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Miles, M. (1997). The City (Ch.1), The Contradictions of Public Art (Ch.4), and Art in Urban Development (Ch.5). In _Art, Space, and the City: Public Art and Urban Futures_. London: Routledge.

Malcolm Miles, PhD, Architecture from Oxford Brookes University, is Professor at Plymouth University’s School of Architecture, Design and Environment. He chairs the Culture-Theory-Space research group and researches the intersection of critical theory, contemporary visual culture, and urbanism.

Miles here aims to undo the nostalgic view of public art, particularly transhistorical modern art, which, rejecting context, helps to “project a compensatory fantasy of the present which abolishes conflict” (88), including — especially — those of race, gender, and class. Genuine public art should reflect that there are numerous discrete publics, and that the public realm evokes more than urban sites.

“The reconfiguration of a city introduces, in treating its existing fabric as a contourless ground on which to inscribe a new design, the possibility of a radical break with history…. perhaps the urge for a new city derives from a desire to purge the unclean, abolishing the mess and complexities of the past” (23).

He levels, following Zukin (1995) and Deutsche (1991), an attack against using art for redevelopment purposes, particularly the prosperous 80s. The essential question, linking art, urban policy, and the predictable gentrification is, Who controls the process? Miles holds that Percent for Art projects ignore the difference between “urban development” and “urban regeneration.” The latter evokes something more sustainable and strives for social justice. The former, by contrast, too often means capitulating to developer interests. Saskia Sassen (1996) worries about cultural districts/centers because reflect middle-class interests and flatten difference. Yet, per Sassen, “A large city is a space of difference” (as cited on 118). Again, whose public art is this? Who’s in control? Because even though they’re agents of gentrification, it’s rarely the artists who feel empowered on their way out.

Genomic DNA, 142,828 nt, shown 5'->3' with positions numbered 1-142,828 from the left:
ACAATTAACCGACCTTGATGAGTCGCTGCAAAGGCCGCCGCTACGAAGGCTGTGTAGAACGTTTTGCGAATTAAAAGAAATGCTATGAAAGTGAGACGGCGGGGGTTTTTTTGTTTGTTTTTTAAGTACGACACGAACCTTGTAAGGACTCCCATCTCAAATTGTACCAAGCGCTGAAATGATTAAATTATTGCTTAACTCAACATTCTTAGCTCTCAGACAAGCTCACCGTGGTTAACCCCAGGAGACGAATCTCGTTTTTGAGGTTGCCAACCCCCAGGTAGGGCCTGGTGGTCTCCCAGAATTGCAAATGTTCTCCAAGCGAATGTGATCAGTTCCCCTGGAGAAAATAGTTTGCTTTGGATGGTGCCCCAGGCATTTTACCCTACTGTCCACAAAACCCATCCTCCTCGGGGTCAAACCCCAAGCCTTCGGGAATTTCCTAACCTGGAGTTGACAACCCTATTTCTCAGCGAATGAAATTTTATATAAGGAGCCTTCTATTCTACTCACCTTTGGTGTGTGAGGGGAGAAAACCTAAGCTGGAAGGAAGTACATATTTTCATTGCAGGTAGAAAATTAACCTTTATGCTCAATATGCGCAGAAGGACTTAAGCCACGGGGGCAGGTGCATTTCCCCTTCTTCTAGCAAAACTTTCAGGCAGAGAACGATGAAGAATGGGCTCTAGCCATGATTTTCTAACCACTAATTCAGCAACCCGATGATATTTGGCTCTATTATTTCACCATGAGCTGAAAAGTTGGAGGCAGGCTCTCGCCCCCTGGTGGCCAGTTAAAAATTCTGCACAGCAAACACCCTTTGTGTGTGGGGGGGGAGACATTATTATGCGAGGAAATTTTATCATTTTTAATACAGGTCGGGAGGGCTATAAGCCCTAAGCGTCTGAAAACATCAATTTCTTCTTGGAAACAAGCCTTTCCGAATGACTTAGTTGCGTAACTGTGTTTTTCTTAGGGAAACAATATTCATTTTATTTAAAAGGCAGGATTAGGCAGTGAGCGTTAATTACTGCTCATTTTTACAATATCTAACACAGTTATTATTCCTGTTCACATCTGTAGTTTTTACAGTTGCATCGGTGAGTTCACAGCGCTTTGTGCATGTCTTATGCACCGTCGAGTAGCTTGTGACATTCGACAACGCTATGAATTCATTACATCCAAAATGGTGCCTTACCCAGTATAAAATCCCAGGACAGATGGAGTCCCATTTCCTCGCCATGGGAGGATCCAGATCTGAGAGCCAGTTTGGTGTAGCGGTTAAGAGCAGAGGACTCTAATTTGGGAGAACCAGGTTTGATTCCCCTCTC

“Developers do not develop in order to construct the ‘city beautiful,’ they construct the city beautiful in order to conceal the incompatibility of their development with a free society” (130).

For Miles, “art” and “public” didn’t jibe in the 19th century and they still don’t today, and he contends the art-and-architecture trope is a framework for conventional, male-dominated public art. A sculpture in a plaza isn’t necessarily any more approachable than hallowed museum galleries. Per museum director Kathy Halbreich (1984), “Public art should not be restricted to artworks placed in public plazas but should encompass relationships and dialogues between artists and the public” (as cited on 94). But, per feminist art historian Arlene Raven (1989), “the new public-spirited art can…critique…the uneasy relationship among artworks, the public domain, and the public” (as cited on 100). (Thus, harking Helguera (2011), the community member’s input is key.)

Finally, Miles quotes Suzanne Lacy’s (1995) Mapping the Terrain proposal for new, socially active modes of art practice.

“An alternative history of today’s public art could read through the development of various vanguard groups, such as feminist, ethnic, Marxist, and media artists and other activities. They have a common interest in leftist politics, social activism, redefined audiences, relevance for communities (particularly marginalized ones), and collaborative methodology” (as cited on 101).